The butchered remains of extinct elephant birds could push back the date of human habitation of Madagascar by 6000 years, according to a controversial study published in Science Advances.
The analysis of leg and foot bones from two species of Madagascan elephant bird – Aepyornis and Mullerornis – revealed grooves and indentations that the authors say are consistent with the half-tonne birds having met their demise at the hands of prehistoric humans hunting in the swamplands of Madagascar’s central tablelands.
Radiocarbon dating of the oldest bones puts the time of death at around 10,500 years ago, towards the start of the Holocene period, which marks the end of the last ice age.
The discovery rewrites the history of human arrivals – from Africa to the West and Southeast Asia to the East – on the remote Indian Ocean island. It could also force a re-think of the role humans played in the extinction, around 1000 years ago, of the island’s megafauna, which included hippopotamuses, giant tortoises and giant lemurs, as well as the massive elephant birds.
“What this tells us is that humans were present much earlier in Madagascar, and they could have been living side-by-side, only causing limited hunting pressure upon the animals for 9000 years,” says James Hansford from the Zoological Society of London’s Institute of Zoology, UK, who led the study.
But the claim is a controversial one.
“It’s a fascinating finding,” says Simon Haberle from the Australian National University. But, he adds, “at the moment, there’s not a lot of other evidence to support this finding”.
Haberle has looked at the tell-tale changes to Malagasy vegetation and fire patterns that accompany human occupation. This, along with archeaeological evidence of established villages, points to human settlement of Madagascar only around 1500 years ago.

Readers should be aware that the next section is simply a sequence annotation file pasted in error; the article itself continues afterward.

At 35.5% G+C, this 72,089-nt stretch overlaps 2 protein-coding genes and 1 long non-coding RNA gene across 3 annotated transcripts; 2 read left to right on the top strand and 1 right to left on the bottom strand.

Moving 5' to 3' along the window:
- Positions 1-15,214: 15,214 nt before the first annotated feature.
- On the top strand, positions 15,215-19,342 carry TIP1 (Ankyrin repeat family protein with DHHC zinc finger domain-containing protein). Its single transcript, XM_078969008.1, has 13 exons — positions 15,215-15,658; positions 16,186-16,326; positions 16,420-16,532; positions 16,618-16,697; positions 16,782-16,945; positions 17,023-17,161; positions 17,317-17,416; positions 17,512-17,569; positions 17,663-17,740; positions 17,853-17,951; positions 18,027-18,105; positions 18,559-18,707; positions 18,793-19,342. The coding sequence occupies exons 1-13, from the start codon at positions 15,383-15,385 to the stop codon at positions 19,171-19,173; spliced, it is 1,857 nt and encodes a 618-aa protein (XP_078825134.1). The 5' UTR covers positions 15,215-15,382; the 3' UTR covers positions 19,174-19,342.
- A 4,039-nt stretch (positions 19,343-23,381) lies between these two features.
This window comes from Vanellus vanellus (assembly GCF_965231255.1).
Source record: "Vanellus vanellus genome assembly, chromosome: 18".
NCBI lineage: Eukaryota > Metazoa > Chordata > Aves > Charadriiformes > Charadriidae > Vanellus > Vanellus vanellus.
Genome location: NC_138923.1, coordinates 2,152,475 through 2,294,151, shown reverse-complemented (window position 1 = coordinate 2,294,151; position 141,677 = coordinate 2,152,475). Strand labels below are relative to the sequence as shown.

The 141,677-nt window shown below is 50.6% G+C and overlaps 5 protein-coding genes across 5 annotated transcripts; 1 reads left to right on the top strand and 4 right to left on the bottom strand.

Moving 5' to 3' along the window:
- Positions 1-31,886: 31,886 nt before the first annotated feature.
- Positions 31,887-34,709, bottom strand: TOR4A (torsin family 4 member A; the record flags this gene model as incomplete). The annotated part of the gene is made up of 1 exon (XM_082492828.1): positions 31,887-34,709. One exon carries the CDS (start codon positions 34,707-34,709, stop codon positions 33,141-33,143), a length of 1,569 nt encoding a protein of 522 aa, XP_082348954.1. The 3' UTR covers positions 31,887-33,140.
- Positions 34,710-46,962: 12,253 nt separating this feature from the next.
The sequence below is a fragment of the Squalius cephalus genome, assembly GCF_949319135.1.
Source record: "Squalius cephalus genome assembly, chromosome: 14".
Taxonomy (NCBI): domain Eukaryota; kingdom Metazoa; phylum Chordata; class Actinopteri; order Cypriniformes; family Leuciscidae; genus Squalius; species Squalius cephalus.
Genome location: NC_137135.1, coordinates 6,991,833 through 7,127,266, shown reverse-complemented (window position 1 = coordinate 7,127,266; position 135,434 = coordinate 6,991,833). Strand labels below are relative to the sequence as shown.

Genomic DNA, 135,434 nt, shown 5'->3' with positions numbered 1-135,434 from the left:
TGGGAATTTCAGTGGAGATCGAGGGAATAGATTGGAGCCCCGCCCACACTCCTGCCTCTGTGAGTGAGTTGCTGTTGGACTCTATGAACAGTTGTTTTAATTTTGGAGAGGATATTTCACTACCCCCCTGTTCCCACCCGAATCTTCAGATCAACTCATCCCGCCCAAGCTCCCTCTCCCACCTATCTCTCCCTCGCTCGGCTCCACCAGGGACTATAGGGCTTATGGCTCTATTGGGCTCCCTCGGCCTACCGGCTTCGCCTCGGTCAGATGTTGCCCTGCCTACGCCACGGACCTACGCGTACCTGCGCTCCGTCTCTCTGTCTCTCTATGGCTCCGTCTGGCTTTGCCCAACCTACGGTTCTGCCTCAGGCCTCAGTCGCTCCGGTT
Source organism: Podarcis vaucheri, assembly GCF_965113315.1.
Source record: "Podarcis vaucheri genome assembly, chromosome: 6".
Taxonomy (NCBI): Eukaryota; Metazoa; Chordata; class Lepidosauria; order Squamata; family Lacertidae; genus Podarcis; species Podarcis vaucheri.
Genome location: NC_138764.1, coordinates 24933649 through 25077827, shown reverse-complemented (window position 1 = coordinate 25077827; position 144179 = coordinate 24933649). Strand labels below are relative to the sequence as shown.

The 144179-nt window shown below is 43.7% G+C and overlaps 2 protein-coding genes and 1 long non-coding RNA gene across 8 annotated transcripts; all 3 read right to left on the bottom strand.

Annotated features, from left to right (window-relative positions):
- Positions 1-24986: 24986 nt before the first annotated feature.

Other evidence, such as small stone tools found in the north of the island and cut-marked giant lemur and hippopotamus bones, winds back the clock of human occupation to around 4000 years ago. But not everyone is convinced by these dates.
Ratcheting the date back a further 6000 years based on the elephant bird bone cut-marks, is, according to Haberle, “a leap too far,” especially without ruling out damage that could have occurred during fossilisation or excavation.
Alison Crowther from the University of Queensland, Australia, agrees. “The cut marks will need to be really closely scrutinised,” she says.
Even when taken on face value, Crowther is wary of what the finding means.
“There is a strange paradox here,” she says. “These finds of cut-marked bones seem to predate any evidence of humans. Not only is there an absence of human remains [from that time], but there is an absence of human artefacts.”
Such artefacts should include tools large enough to butcher the giant birds. Aside from small tools, only a single undated axe has ever been found on Madagascar.
Hansford stands by his team’s work.
“This paper will undoubtedly cause some controversy, but it really is very strong evidence,” he says.
An absence of cracks around the cut-marks, for instance, clearly shows that the bones were the soft, wet bones of a fresh kill when they were cut. Damage caused centuries later, perhaps by careless excavation of the remains, would have produced obvious fractures as well as contrasting colours on the inside and outside of the cuts, he says. But this wasn’t the case for the elephant bird bones.
“The fact that no-one’s looked at [elephant birds] properly is perhaps one of the reasons this information hasn’t been uncovered before,” he says.
Hansford hopes the find will prompt closer investigations of early Holocene sediments for evidence of human occupation of Madagascar, an island whose prehistory is ripe for scientific discovery.
He’s not alone. “We definitely need more archaeological evidence to put these findings into context,” says Crowther. “It will be interesting to see how well these findings stand up to the test of time with further research and I expect there will be a lot of discussion and debate around this evidence.”